• Flying high on shorter routes

    Though the jury is still out on how many airlines will benefit from the Government’s Regional Air Connectivity Scheme (RCS), Alliance Air, the regional arm of Air India, is hoping to turnaround its fortunes through the program.

    Alliance, one of the five carriers who were awarded routes under the RCS, is most likely to be the first to start operating flights under the scheme. Part of the Government’s UDAN initiative to link smaller cities, the Scheme aims to breathe life into unserved airports.

    Alliance has some inherent advantages when compared to Air Odisha and Deccan, which too were awarded routes.

    It already has a flight to Delhi to Bhatinda, which will now get subsidy under the RCS; and on the cards are flights linking Shimla and Ludhiana to Delhi. Under UDAN, services should begin within six months of being awarded the route.

    The loss-making company at present has a fleet of 72-seater and 48-seater ATR aircraft that fly to 34 destinations. Under the RCS, Alliance has been awarded 15 routes.

    CS Subbiah, Chief Executive Officer, Alliance Air, admits there are risks involved in flying into markets few want to go, but is quick to add that the RCS plan will help. “Viability Gap Funding (VGF) fits into our business plan as we are allowed to go to a place where the Government is willing to subsidise part of the risk.”

    Under the RCS, the Government will provide VGF for fixed-wing aircraft covering 200-500km, provided at least 50 per cent of the seats are priced at an all-inclusive fare of ?2,500. It’s most likely that 18-20 seater aircraft will operate in many of these routes. The Government will provide the operator a viability gap funding of ?3,750 per seat sold under the RCS, up to a maximum of 40 seats per flight. The VGF has been capped at ?4,170 for routes that span 776-800km.

    To be eligible for the VGF, an airline will have to operate regular services to at least one airport, which at present does not have regular flights. “VGF will cover about 30 per cent of our costs. The costs associated with the risk of entry into a nascent market are partly covered by VGF ,” Subbiah says.

    The CEO says that the funding will help Alliance keep the fares low to woo customers who would otherwise travel by Shatabdi and Rajdhani trains. For instance, the flight from Bhatinda, home to one of the biggest Army cantonments, will allow a soldier to reach his family in Chennai in six to seven hours. A train journey would take more than 50 hours.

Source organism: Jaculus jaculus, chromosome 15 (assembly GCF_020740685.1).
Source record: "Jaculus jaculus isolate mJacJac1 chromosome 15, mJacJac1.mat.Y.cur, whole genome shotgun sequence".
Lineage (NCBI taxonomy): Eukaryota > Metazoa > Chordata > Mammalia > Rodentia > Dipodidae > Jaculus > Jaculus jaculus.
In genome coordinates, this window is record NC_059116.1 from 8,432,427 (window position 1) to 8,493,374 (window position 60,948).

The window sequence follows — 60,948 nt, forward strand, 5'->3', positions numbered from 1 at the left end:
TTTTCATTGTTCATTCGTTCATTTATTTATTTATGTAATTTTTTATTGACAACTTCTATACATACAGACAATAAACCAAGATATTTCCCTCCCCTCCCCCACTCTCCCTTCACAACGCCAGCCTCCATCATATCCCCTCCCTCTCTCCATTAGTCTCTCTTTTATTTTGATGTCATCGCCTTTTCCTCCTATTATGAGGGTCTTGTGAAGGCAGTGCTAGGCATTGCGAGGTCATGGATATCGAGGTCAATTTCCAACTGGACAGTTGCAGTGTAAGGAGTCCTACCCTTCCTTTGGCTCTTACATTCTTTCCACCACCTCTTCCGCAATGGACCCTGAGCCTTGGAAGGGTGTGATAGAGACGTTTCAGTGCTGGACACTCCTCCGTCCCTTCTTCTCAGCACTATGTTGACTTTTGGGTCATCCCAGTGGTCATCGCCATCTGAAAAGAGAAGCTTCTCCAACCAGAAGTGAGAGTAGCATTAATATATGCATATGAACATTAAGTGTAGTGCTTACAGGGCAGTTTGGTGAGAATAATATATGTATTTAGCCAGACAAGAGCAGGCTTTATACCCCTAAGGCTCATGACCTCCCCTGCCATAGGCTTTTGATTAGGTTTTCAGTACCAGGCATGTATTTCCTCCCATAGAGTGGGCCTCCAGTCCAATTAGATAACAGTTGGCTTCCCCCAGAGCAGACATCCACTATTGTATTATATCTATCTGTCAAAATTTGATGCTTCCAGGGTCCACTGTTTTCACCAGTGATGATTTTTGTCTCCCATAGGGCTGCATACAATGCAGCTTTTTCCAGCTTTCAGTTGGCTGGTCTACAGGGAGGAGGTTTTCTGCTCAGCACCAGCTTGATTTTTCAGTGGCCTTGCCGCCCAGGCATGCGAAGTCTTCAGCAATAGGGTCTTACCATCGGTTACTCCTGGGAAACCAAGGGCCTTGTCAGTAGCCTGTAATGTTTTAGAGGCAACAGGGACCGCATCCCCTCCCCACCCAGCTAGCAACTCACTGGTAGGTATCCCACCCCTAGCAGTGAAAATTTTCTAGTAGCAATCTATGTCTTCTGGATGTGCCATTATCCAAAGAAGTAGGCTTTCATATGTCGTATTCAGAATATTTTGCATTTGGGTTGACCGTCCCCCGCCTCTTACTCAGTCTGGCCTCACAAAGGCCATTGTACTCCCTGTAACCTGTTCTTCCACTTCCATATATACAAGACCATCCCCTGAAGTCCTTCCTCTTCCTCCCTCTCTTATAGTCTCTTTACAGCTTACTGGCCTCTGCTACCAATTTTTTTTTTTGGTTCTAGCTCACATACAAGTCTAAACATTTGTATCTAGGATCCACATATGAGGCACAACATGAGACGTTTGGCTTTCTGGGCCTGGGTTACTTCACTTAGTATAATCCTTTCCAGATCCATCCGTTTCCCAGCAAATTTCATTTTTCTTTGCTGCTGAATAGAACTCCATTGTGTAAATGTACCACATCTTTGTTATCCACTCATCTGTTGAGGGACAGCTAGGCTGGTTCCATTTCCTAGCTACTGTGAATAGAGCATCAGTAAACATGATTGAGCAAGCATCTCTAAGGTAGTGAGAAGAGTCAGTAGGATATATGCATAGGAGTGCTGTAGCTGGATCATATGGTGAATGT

At the same time, challenges remain. Says Subbiah, “The first four months are going to be crucial till we establish the product in the market and people start flying. First of all we need to create awareness.” In the past, non-availability of funding had forced the airline to withdraw from Chennai-Puducherry and Delhi-Durgapur-Kolkata routes.

    Then there are logistical issues too. Alliance’s Shimla flight, for instance, could run into some financial trouble. Given the height at which Shimla is located the airline will not be able to take more than 30 passengers from Delhi, while fewer than that number will be able to fly back (with a baggage allowance of 10kg per passenger).

    To make the Shimla flight financially viable the airline has also approached the Himachal Pradesh Government for financial assistance. While Subbiah declined to get into specifics, the airline is rumoured to have asked for over ?50 crore annually.

    However, Subbiah is keen to start the Shimla flight at the earliest as during the summer, people from Delhi will prefer to fly rather than spending hours by train or road to reach the hill station. He is hoping that the timing of the flight — in peak summer months — will save time on marketing the service.

    “We are keen to capture the traffic in the summer months so that by the time winter comes the traffic becomes regulated. Besides a lot of Government employees come down to Chandigarh, and taking the flight will save them a lot of time,” he points out.

    Depending on the success of the flight, Alliance could also look at increasing its frequency. This will also serve another purpose; as the aircraft flies more, the fixed costs get spread out. “Which means that the cost of operations is likely to come down. Affordability will increase so you can take more risks,” says Subbiah.

    He is also betting on success for another reason — Air India has a wide network locally and internationally, and passengers travelling from the interiors will be able to connect to the Air India network. “We feel that ultimately the regional networks have to converge into the national networks. We expect that in six months, transfer passengers (from Alliance to Air India and vice-versa) should be contributing about 20 per cent to our revenues. That will be very good traffic if we get it. This is slightly on an optimistic note. A pessimistic note will be about 10 per cent,” Subbiah concedes. Tiger Williams Womens Jersey

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